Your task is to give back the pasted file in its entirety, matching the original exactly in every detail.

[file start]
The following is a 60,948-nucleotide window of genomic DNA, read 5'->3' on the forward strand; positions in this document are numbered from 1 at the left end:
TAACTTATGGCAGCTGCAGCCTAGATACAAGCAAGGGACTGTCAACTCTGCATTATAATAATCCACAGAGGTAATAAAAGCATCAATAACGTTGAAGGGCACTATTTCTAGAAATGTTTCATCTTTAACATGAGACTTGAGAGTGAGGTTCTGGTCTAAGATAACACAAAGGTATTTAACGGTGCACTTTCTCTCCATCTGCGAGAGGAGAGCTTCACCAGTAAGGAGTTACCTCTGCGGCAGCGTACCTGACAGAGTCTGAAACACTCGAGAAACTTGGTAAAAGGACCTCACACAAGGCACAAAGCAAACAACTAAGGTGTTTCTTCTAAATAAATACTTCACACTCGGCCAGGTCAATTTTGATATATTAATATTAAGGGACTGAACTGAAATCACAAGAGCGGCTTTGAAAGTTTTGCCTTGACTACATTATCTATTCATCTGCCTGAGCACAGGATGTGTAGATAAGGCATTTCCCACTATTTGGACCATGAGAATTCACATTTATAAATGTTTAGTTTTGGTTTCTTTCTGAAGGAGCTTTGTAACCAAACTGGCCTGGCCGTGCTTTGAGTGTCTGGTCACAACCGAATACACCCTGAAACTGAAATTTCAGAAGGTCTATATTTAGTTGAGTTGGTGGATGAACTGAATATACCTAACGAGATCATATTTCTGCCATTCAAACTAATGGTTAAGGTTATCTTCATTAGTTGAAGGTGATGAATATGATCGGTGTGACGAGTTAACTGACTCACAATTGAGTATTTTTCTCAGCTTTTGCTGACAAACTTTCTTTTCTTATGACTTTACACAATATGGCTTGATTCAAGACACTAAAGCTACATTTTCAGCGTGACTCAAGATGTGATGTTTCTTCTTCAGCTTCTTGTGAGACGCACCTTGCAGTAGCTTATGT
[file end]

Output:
The following is a 60,948-nucleotide window of genomic DNA, read 5'->3' on the forward strand; positions in this document are numbered from 1 at the left end:
TAACTTATGGCAGCTGCAGCCTAGATACAAGCAAGGGACTGTCAACTCTGCATTATAATAATCCACAGAGGTAATAAAAGCATCAATAACGTTGAAGGGCACTATTTCTAGAAATGTTTCATCTTTAACATGAGACTTGAGAGTGAGGTTCTGGTCTAAGATAACACAAAGGTATTTAACGGTGCACTTTCTCTCCATCTGCGAGAGGAGAGCTTCACCAGTAAGGAGTTACCTCTGCGGCAGCGTACCTGACAGAGTCTGAAACACTCGAGAAACTTGGTAAAAGGACCTCACACAAGGCACAAAGCAAACAACTAAGGTGTTTCTTCTAAATAAATACTTCACACTCGGCCAGGTCAATTTTGATATATTAATATTAAGGGACTGAACTGAAATCACAAGAGCGGCTTTGAAAGTTTTGCCTTGACTACATTATCTATTCATCTGCCTGAGCACAGGATGTGTAGATAAGGCATTTCCCACTATTTGGACCATGAGAATTCACATTTATAAATGTTTAGTTTTGGTTTCTTTCTGAAGGAGCTTTGTAACCAAACTGGCCTGGCCGTGCTTTGAGTGTCTGGTCACAACCGAATACACCCTGAAACTGAAATTTCAGAAGGTCTATATTTAGTTGAGTTGGTGGATGAACTGAATATACCTAACGAGATCATATTTCTGCCATTCAAACTAATGGTTAAGGTTATCTTCATTAGTTGAAGGTGATGAATATGATCGGTGTGACGAGTTAACTGACTCACAATTGAGTATTTTTCTCAGCTTTTGCTGACAAACTTTCTTTTCTTATGACTTTACACAATATGGCTTGATTCAAGACACTAAAGCTACATTTTCAGCGTGACTCAAGATGTGATGTTTCTTCTTCAGCTTCTTGTGAGACGCACCTTGCAGTAGCTTATGT